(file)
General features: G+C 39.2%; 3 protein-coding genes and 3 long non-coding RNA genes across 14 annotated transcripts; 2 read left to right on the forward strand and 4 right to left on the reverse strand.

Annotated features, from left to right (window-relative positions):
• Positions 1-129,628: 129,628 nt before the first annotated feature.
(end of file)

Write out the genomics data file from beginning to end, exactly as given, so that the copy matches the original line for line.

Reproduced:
General features: G+C 39.2%; 3 protein-coding genes and 3 long non-coding RNA genes across 14 annotated transcripts; 2 read left to right on the forward strand and 4 right to left on the reverse strand.

Annotated features, from left to right (window-relative positions):
• Positions 1-129,628: 129,628 nt before the first annotated feature.